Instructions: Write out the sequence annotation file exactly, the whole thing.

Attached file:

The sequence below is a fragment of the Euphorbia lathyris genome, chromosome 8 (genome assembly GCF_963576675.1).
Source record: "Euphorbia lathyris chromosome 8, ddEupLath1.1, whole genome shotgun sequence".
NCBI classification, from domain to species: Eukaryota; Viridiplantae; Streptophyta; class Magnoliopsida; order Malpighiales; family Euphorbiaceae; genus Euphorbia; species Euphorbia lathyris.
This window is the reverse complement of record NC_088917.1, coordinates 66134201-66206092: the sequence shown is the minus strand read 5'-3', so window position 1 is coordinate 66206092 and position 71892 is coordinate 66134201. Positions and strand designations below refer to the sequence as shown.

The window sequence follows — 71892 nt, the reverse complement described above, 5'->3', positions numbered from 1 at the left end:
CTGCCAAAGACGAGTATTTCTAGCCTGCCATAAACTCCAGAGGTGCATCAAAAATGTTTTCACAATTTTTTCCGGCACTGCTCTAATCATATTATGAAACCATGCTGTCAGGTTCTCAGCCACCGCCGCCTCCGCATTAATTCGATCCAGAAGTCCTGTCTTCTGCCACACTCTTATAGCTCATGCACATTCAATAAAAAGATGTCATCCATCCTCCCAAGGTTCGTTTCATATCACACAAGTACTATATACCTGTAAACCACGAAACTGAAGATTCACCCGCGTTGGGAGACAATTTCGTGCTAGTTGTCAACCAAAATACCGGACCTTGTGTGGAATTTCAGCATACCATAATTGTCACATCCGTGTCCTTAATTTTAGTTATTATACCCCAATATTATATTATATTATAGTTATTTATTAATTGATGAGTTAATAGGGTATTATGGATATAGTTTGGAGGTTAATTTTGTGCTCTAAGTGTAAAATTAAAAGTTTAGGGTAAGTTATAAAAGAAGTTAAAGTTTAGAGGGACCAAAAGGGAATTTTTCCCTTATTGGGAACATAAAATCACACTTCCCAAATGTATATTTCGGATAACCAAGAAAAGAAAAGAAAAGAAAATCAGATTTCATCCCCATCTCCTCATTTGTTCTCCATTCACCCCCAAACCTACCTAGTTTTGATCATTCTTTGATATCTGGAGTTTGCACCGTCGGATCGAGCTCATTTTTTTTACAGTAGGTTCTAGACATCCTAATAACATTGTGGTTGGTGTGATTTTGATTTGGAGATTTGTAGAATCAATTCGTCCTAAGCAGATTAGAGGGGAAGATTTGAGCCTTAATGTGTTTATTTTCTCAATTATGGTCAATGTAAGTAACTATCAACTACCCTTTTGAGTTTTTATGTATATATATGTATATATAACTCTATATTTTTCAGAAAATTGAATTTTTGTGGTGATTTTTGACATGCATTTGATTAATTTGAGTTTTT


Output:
The sequence below is a fragment of the Euphorbia lathyris genome, chromosome 8 (genome assembly GCF_963576675.1).
Source record: "Euphorbia lathyris chromosome 8, ddEupLath1.1, whole genome shotgun sequence".
NCBI classification, from domain to species: Eukaryota; Viridiplantae; Streptophyta; class Magnoliopsida; order Malpighiales; family Euphorbiaceae; genus Euphorbia; species Euphorbia lathyris.
This window is the reverse complement of record NC_088917.1, coordinates 66134201-66206092: the sequence shown is the minus strand read 5'-3', so window position 1 is coordinate 66206092 and position 71892 is coordinate 66134201. Positions and strand designations below refer to the sequence as shown.

The window sequence follows — 71892 nt, the reverse complement described above, 5'->3', positions numbered from 1 at the left end:
CTGCCAAAGACGAGTATTTCTAGCCTGCCATAAACTCCAGAGGTGCATCAAAAATGTTTTCACAATTTTTTCCGGCACTGCTCTAATCATATTATGAAACCATGCTGTCAGGTTCTCAGCCACCGCCGCCTCCGCATTAATTCGATCCAGAAGTCCTGTCTTCTGCCACACTCTTATAGCTCATGCACATTCAATAAAAAGATGTCATCCATCCTCCCAAGGTTCGTTTCATATCACACAAGTACTATATACCTGTAAACCACGAAACTGAAGATTCACCCGCGTTGGGAGACAATTTCGTGCTAGTTGTCAACCAAAATACCGGACCTTGTGTGGAATTTCAGCATACCATAATTGTCACATCCGTGTCCTTAATTTTAGTTATTATACCCCAATATTATATTATATTATAGTTATTTATTAATTGATGAGTTAATAGGGTATTATGGATATAGTTTGGAGGTTAATTTTGTGCTCTAAGTGTAAAATTAAAAGTTTAGGGTAAGTTATAAAAGAAGTTAAAGTTTAGAGGGACCAAAAGGGAATTTTTCCCTTATTGGGAACATAAAATCACACTTCCCAAATGTATATTTCGGATAACCAAGAAAAGAAAAGAAAAGAAAATCAGATTTCATCCCCATCTCCTCATTTGTTCTCCATTCACCCCCAAACCTACCTAGTTTTGATCATTCTTTGATATCTGGAGTTTGCACCGTCGGATCGAGCTCATTTTTTTTACAGTAGGTTCTAGACATCCTAATAACATTGTGGTTGGTGTGATTTTGATTTGGAGATTTGTAGAATCAATTCGTCCTAAGCAGATTAGAGGGGAAGATTTGAGCCTTAATGTGTTTATTTTCTCAATTATGGTCAATGTAAGTAACTATCAACTACCCTTTTGAGTTTTTATGTATATATATGTATATATAACTCTATATTTTTCAGAAAATTGAATTTTTGTGGTGATTTTTGACATGCATTTGATTAATTTGAGTTTTT